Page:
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Discussion Starter · #1 ·
I started this tank about 6 weeks ago.

It's a 60p, with an Aquasky light using Tropica soil, Fluval 106 filter and pressurized co2.

Currently stocked with:

2 German Blue Rams
10 Rasbora Erythromicron
2 Otocilincus
1 Amano Shrimp

Last readings (and very typical for the last month)

pH: 6.6
Ammonia: 0.25
Nitrite: 0
Nitrate: 0
dKH: 70ppm
Temp: 24.5

I used filter media from my shrimp tank, so it was instantly cycled.

Fish seem happy, and plants are growing like crazy.

I started off dosing no ferts, and an 8 hour light and co2 period.

Within a couple weeks algae was starting to grow, first is was a vivid green, fine stringy hair algae, it got worse
and worse and was growing on everything. Glass, diffuser, plants, substrate everything.

I started to fight it:

Started to dose excel everyday (3ml a day). Upon advice from my local aquarium store, I started to add alkaline buffers
to increase my dKH (it was basically 0) to try get it it up to around 4 dKH, and alter my co2 levels to get my pH to around 6.8.
Started dosing with Tropica Specialized Fertilizer. Also reduced the light period to 6 hours.

All of a sudden, the green algea turned brown/olive and I thought it may have died.

Alas no, the brown algae is now even worse.

Within a few days its clogging up my filter, and growing in huge hairy bushes everywhere in the tank.
With a bit of work, i can clean it up, get the tank looking reasonably clean,
but it will be back within a few days.

I thought perhaps it was getting too much light where it was outside of the lights being on, so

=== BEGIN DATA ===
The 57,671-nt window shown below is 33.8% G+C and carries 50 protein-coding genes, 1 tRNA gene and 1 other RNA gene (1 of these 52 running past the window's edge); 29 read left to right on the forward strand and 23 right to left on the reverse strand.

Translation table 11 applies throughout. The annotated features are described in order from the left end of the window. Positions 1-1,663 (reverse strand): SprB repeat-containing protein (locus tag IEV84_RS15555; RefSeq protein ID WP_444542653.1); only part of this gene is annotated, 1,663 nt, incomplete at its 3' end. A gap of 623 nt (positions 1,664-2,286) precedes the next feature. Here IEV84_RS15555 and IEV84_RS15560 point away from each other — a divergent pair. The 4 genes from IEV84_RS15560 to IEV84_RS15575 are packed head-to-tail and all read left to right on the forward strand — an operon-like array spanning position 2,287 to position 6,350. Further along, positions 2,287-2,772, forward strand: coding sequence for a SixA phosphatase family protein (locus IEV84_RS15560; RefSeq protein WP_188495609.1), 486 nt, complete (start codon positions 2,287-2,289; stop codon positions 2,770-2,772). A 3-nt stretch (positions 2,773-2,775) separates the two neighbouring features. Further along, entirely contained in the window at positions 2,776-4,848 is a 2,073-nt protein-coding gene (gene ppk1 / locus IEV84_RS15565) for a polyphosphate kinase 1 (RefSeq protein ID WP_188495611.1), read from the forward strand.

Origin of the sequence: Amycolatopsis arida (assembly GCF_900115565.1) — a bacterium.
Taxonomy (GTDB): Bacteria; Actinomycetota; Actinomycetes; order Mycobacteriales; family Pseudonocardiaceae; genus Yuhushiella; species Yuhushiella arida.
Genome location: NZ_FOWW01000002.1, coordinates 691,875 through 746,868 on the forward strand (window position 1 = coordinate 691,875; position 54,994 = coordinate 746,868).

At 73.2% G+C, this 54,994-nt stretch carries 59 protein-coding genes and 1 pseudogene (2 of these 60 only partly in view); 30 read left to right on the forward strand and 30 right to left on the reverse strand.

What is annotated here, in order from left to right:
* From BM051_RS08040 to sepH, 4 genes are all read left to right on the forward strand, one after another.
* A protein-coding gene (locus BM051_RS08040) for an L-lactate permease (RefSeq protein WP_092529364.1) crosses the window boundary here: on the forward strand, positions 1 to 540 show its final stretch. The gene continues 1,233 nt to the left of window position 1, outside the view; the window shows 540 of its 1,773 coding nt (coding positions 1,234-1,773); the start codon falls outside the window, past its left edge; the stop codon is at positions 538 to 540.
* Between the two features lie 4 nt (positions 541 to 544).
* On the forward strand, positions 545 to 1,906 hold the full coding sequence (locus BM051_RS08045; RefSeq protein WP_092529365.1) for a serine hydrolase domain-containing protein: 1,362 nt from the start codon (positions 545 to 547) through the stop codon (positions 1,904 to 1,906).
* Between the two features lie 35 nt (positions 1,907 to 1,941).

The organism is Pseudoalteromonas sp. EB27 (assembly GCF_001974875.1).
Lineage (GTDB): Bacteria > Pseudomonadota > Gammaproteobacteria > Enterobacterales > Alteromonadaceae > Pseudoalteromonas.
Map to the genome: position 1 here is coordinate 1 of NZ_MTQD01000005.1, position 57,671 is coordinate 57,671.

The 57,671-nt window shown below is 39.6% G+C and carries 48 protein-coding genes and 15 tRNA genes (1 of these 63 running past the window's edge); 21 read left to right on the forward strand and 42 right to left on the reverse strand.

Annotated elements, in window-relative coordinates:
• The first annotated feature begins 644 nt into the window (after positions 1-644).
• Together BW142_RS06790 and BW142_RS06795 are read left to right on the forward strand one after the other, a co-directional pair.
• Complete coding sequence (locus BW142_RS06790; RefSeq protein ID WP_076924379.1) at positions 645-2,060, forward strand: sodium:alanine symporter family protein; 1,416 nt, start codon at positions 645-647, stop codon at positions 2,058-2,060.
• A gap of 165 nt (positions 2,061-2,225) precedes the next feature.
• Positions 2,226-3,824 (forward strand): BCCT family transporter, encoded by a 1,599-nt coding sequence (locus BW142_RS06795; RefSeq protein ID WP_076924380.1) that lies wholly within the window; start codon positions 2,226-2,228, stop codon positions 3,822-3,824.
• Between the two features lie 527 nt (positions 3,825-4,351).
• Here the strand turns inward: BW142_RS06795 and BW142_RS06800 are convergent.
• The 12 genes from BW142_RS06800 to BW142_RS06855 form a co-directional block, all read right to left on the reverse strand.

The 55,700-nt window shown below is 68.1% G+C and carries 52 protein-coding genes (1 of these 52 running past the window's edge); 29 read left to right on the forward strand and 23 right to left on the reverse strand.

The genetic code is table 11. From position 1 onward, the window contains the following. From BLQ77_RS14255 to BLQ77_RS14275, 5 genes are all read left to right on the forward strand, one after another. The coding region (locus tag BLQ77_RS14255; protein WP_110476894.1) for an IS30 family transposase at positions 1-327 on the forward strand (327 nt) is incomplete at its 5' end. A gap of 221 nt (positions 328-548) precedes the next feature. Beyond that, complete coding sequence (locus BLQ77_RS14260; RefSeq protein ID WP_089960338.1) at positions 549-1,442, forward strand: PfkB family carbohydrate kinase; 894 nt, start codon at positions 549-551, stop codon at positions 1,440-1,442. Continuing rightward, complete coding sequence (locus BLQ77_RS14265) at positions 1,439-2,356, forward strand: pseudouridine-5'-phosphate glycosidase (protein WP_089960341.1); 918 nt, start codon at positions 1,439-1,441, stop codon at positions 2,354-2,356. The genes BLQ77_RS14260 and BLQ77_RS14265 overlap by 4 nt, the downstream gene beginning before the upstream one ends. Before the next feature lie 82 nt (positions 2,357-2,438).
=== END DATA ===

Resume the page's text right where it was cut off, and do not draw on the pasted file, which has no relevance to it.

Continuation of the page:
for the last few days I've had it covered. It wouldn't have been a total blackout, but close.
Still the same, huge clumps of algae.

I'm not sure what to do at this point, I was thinking about a total blackout, but not sure how long
I should do that before the fish started to suffer. Any help would be appreciated.

Some pictures below.





One cleaning effort.

 

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Looks to me like it is far too much light for your plants which are all slow growers. If you want to salvage the tank as it is, I would manually remove as much algae as possible (you may have to dump a bunch of plants) and add fast growing stem plants and floating plants that can compete against algae.
 

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Discussion Starter · #3 ·
Thanks, for the reply. What plants would you suggest?

I have a lot of Alternanthera in the back, which grow like crazy. I have to remove a massive amount every week to keep in from taking over.

So you are saying its the light intensity that is too much rather than the photo period.

If the light is too much, would another option be to get a different light?
 

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Assuming the problem is the light intensity, what you could do is raise the light up. It doesn't seem like the photo period is too long (8hrs), but you could seperate the schedule to a 4hrs on/2hrs off/4hrs on.

On another note, I don't think you are cycled yet as you still have ammonia and no nitrates at all.
 

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I have the same light.I find it too much for my 6 gallon.I only turn it on for feeding.I use the stock light.I only have Java Fern and Anubias.